Foodbev companies lack patent coverage for cannabis edibles and drinks
Canada’s legalisation of marijuana, starting on 17th October 2018, along with continuing legalisation in the US, has opened new markets for functional wellness beverages and foods. The size of the functional beverage market alone is estimated to be approximately $14 billion, and the hemp extract market is poised to explode to $2.1 billion by 2020.
This explosive growth is making companies across the food and beverage industry sit up and take notice. High-profile names such as Coca-Cola, Diageo, and Molson Coors have all separately announced their intentions of joining this growing market. Heineken has already launched a beer-flavoured sparkling water infused with THC and CBD, and smaller companies such as Botanic Lab, Cannabiniers, and Tarukino have released their own cannabis-infused beverages.
In emerging markets, such as cannabis edibles and beverages, it is often useful to understand the competitive landscape from a market and IP viewpoint. Market reports can often only tell a little about innovation within a new market. Patent data can reveal what products and techniques companies are actually working on. Indeed, the failure to thoroughly map the patent landscape at an early stage in the R&D process can lead to other problems with product development, branding and marketing expenditures.
Using PatSnap Analytics, we have analysed the current patent filings of innovators in the cannabis food and drink area to reveal signals about how this market, its players and technologies are evolving.
- What can you learn about developments related to cannabis compounds in edibles and beverages, from patented technologies and filing trends?
- Can your company find game-changing partners or potential acquisitions?
- What opportunities exist in this space for R&D to patent? Which direction is the market heading in?
Innovation and filing trends
Insights by PatSnap shows you, among other things, the rate of patent filing in a specified area of interest. Reviewing the filing trends over time may provide a gauge of how early or mature a certain technology area is.
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It is obvious that there has been significant growth in filing activity in the cannabis food and drink area, with the number of patent filings steadily advancing since around 2012.
Early protection of intellectual property rights is a critical component in any business’ efforts to secure a competitive advantage in the marketplace. As cannabis is legalised in more regions, more companies are likely to move in and patent their inventions.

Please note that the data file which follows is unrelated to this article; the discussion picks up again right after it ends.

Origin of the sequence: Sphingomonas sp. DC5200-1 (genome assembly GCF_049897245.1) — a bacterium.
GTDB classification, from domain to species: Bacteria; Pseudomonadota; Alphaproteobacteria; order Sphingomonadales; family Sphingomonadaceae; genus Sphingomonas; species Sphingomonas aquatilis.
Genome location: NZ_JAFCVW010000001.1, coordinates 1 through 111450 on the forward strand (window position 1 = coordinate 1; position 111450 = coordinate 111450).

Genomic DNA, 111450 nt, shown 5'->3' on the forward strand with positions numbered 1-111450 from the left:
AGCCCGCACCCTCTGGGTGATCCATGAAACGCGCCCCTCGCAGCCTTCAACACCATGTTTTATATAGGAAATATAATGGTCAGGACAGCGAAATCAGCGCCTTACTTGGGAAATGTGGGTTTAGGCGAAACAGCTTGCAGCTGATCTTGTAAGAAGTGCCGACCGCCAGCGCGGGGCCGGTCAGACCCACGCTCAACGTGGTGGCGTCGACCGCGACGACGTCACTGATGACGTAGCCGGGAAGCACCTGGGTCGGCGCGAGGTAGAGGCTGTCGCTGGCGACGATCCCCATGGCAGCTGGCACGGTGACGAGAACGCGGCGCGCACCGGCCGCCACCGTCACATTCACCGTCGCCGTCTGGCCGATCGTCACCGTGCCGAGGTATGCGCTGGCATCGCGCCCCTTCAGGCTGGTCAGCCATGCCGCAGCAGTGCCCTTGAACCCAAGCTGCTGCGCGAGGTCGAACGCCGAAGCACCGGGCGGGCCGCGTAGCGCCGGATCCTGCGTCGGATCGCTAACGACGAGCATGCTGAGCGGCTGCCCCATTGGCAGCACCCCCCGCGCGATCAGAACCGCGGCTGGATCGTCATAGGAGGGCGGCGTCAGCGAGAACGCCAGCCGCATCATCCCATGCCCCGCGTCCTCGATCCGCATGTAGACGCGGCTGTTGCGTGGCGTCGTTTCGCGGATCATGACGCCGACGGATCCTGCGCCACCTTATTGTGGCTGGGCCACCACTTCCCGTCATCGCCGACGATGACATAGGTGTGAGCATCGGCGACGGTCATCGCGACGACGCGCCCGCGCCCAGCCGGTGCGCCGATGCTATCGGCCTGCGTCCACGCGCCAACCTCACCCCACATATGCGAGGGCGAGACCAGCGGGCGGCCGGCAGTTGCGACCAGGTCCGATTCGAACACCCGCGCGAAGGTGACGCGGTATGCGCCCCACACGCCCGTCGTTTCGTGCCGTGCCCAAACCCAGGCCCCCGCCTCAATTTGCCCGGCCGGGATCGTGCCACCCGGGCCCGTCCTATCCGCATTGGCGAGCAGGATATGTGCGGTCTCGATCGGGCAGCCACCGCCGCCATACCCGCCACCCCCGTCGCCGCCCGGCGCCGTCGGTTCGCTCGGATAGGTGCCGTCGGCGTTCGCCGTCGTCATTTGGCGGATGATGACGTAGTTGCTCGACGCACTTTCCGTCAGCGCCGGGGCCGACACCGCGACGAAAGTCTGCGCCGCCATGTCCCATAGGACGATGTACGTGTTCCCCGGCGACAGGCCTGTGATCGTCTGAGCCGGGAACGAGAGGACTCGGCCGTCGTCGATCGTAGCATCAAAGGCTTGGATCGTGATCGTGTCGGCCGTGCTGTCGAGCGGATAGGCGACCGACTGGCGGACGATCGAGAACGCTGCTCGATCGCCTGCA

Confidence may be lacking though until full US federal legalisation comes. This federal illegality of marijuana means the industry lacks clarity over how intellectual property rights would hold up if challenged in a US federal court.
The below graph shows innovation specifically in the cannabis-infused edibles area. We see activity has increased significantly from 2015, however, there are many fewer patents in this more specific area, than the wider cannabis food and drink area. The relative lack of patenting in the area of cannabis-infused edibles could point to a looming patent war as companies begin filing with the confidence that legalisation brings.
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Annual Geographic filing trends
The chart below shows that the until around 2012, China, the United States of America, and South Korea were all tracking at a similar rate of innovation. Then, in 2013, activity in China exploded to a peak in 2015. More recently, in 2017 and 2018, activity in the United States of America has again picked up and surpassed China. It is likely that the number of patents filed in both China and the United States of America will be eventually higher than currently shown, due to the lag between application and publication of patents.
Patent landscaping is a 3D, topographical representation of the patents within a technology space, giving you a 360° view over any area of interest. The peaks indicate areas with a high patent count, while valleys and “white spaces” represent areas with minimal patent filings and unexplored frontiers.
These landscapes give a good idea of the make-up of the cannabis food and drinks technology area, as well as where each company’s speciality within this field lays.
In the landscape above, we map where the high-valuation patents are and where the patents from the top applicants are on the landscape. From this we can see that the areas where both BASF and Firmenich have a high density of patent filings, are also the areas with a high number of valuable patents.
Which companies are leading patent filings in this area?
The chart below shows the top ten companies which have filed patents in the cannabis food and drink area. Surprisingly, the list does not include any of the larger food and beverage companies one might expect to appear, e.g. PepsiCo, Coca-Cola, Nestle, General Mills, Kellogg’s, etc. However, the top ten applicants do include a mixture of chemical companies, such as BASF and Arkema, with fragrance and flavouring companies, such as Firmenich and Givaudan.
This gives some insight into whom those food and beverage companies should perhaps be working with when looking to enter this area.
To find out more about innovation in cannabis compounds for food and beverage, download our free 20-page report. It uses patent data analysis to reveal innovation opportunities, and explores the current patent and competitive landscape, and how this technology area is changing.